Who can you trust, if you can’t trust yourself?
Alice Hunter, grieving and troubled after a breakdown, stumbles on the body of her friend and trustee, Harry Rook. The police determine he has been ritually murdered and suspicion falls on the vulnerable Alice, who inherited the place known locally as The Witch House from her grandmother, late High Priestess of the local coven.
When the investigations turn up more evidence, and it all seems to point to Alice, even she begins to doubt herself.
Can she find the courage to confront the secrets and lies at the heart of her family and community to uncover the truth, prove her sanity, and clear herself of murder?
First of all I want to give trigger warnings for the mental health concerns in this book. I know that trigger warnings are always a great start to any review. This book is a mystery through and through along with a bit of a thriller aspect but Alice can be unreliable depending on how you interpret the story. It has a very Flowers in the Attic feel with some Brittney Spears (if you know what is suspected of going on there). The characters are iffy to me. I only liked a select few and the professor was a great character. All together it is a really good story and I enjoyed it but there were some things wrong. I give it four out of five stars. 🙂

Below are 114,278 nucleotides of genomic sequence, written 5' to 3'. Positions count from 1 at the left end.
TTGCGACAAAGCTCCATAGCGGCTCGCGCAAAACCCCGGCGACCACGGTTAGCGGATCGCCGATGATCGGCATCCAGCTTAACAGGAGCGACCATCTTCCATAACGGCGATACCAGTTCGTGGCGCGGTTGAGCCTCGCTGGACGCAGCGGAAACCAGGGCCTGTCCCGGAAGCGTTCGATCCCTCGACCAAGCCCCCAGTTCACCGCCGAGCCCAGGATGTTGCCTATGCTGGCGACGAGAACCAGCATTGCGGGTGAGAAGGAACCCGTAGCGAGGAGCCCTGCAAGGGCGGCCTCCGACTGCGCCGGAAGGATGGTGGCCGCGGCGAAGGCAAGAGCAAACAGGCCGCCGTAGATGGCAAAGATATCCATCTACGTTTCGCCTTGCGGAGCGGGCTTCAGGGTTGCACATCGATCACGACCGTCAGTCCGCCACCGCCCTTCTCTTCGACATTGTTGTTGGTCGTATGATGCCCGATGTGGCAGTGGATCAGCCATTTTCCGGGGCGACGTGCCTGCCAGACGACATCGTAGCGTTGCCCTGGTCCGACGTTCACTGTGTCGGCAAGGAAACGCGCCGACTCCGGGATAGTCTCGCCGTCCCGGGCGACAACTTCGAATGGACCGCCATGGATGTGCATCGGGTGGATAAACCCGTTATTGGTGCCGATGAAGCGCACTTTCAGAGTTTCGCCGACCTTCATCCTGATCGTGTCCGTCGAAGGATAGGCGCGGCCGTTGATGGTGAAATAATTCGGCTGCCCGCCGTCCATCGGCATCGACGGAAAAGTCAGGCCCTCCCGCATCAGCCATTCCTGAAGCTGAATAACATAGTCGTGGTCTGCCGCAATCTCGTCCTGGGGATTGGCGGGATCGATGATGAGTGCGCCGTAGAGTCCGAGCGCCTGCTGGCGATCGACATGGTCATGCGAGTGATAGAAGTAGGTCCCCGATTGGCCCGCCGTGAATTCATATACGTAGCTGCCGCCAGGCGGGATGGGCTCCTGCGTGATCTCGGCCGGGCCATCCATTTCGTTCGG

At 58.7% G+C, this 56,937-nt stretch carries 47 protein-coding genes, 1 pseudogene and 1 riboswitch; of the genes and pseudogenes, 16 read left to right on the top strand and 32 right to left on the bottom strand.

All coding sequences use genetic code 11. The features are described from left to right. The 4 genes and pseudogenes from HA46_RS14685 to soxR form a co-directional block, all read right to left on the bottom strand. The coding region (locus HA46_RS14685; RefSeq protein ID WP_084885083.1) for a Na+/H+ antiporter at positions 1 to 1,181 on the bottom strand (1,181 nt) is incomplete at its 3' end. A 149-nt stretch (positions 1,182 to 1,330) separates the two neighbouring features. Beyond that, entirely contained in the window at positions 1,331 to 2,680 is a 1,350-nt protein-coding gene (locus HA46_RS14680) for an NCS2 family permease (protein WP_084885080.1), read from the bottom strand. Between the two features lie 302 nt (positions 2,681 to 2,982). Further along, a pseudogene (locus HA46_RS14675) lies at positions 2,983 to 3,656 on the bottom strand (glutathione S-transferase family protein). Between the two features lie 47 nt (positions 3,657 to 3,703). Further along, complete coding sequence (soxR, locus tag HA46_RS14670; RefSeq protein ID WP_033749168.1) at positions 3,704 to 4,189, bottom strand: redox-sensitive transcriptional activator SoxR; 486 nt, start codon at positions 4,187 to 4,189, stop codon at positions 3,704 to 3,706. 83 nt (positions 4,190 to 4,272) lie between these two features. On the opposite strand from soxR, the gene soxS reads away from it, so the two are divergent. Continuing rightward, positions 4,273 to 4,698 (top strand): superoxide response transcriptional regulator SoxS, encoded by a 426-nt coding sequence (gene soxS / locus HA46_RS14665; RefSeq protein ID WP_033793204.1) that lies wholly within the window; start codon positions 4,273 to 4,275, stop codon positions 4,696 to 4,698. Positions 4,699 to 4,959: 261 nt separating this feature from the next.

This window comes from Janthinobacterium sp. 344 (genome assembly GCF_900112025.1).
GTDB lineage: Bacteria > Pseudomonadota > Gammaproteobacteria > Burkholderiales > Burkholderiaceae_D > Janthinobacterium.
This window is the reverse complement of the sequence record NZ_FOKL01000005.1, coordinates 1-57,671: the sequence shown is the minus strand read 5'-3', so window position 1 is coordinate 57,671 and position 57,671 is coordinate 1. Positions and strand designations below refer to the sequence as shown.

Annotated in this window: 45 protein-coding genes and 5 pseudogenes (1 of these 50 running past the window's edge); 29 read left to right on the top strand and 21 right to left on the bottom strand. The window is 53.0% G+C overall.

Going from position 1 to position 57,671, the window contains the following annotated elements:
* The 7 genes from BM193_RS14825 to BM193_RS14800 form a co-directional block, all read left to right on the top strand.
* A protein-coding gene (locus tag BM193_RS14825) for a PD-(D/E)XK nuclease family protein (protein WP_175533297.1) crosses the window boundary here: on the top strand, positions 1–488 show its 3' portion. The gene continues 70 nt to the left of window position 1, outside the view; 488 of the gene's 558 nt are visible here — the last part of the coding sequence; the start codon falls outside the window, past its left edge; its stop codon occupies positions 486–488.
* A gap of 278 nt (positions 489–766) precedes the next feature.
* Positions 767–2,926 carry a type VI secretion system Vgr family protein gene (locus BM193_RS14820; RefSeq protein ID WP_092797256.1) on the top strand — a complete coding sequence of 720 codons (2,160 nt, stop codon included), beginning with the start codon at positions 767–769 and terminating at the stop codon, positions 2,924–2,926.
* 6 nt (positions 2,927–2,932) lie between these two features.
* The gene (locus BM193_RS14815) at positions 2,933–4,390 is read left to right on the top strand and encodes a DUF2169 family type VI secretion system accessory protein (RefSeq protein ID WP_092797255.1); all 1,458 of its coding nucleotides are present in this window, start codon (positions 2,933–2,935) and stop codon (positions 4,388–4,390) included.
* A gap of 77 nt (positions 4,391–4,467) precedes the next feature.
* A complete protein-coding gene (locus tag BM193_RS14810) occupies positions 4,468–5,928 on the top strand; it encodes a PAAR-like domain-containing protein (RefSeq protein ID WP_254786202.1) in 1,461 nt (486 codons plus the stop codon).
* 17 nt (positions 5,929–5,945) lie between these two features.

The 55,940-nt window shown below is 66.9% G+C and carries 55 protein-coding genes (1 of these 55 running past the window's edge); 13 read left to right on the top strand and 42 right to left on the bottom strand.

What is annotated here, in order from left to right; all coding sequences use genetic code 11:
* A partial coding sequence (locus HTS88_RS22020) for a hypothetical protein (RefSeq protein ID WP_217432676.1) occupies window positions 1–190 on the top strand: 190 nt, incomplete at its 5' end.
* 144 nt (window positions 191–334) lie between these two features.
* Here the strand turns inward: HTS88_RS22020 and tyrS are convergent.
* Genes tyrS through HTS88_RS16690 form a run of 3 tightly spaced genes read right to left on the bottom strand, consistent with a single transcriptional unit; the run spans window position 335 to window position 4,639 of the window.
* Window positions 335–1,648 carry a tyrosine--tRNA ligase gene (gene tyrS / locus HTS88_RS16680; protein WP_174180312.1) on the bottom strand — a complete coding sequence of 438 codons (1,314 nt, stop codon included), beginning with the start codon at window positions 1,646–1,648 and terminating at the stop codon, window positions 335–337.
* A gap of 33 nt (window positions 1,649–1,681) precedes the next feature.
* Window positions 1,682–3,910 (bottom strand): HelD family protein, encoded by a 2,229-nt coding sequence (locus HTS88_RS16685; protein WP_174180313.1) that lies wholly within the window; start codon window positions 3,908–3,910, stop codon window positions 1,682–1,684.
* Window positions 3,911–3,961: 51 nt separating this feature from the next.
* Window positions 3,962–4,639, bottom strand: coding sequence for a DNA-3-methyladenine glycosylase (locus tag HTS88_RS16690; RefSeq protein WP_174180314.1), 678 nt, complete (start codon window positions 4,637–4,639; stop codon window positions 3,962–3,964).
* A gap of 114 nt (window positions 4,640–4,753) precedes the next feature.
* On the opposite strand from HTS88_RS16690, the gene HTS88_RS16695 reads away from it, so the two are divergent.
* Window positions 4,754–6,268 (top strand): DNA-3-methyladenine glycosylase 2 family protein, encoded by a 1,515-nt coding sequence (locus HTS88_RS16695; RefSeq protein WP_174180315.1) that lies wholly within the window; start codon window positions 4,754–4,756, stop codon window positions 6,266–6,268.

ABOUT THE AUTHOR
Ann Rawson has long been addicted to story. As a child she longed to learn to read because she knew there was magic in those pages, the inky squiggles that turned into words and became images in her head – the stories that could transport her away from the everyday. As she grew older, she divined there was truth in books too. They were a glimpse into other minds. Her reading became the foundation of a deep and abiding interest in what makes people tick – and so she soon became hooked on crime fiction.
Age ten, she wrote to Malcolm Saville, author of the Lone Pine Series, enclosing her first short story. He wrote back and encouraged her to continue writing – and she is heartbroken that the letter is long lost. His book, Lone Pine Five, sparked a lifelong interest in archaeology, as it mentions the Mildenhall Treasure which makes an appearance in The Witch House.
A lapsed witch with enduring pagan tendencies, she lives on the south coast. She still thinks of herself as a Northerner, although she’s been in exile for many years. Almost every day she walks on the Downs or the white cliffs with her husband, plotting her next novel while he designs computer systems.
Ann’s debut novel, A Savage Art was published by Fahrenheit Press in 2016. She has published some short fiction, and in 2019 her memoir piece If… was shortlisted for the Fish Short Memoir Prize.
She is currently completing a memoir and working on her third novel.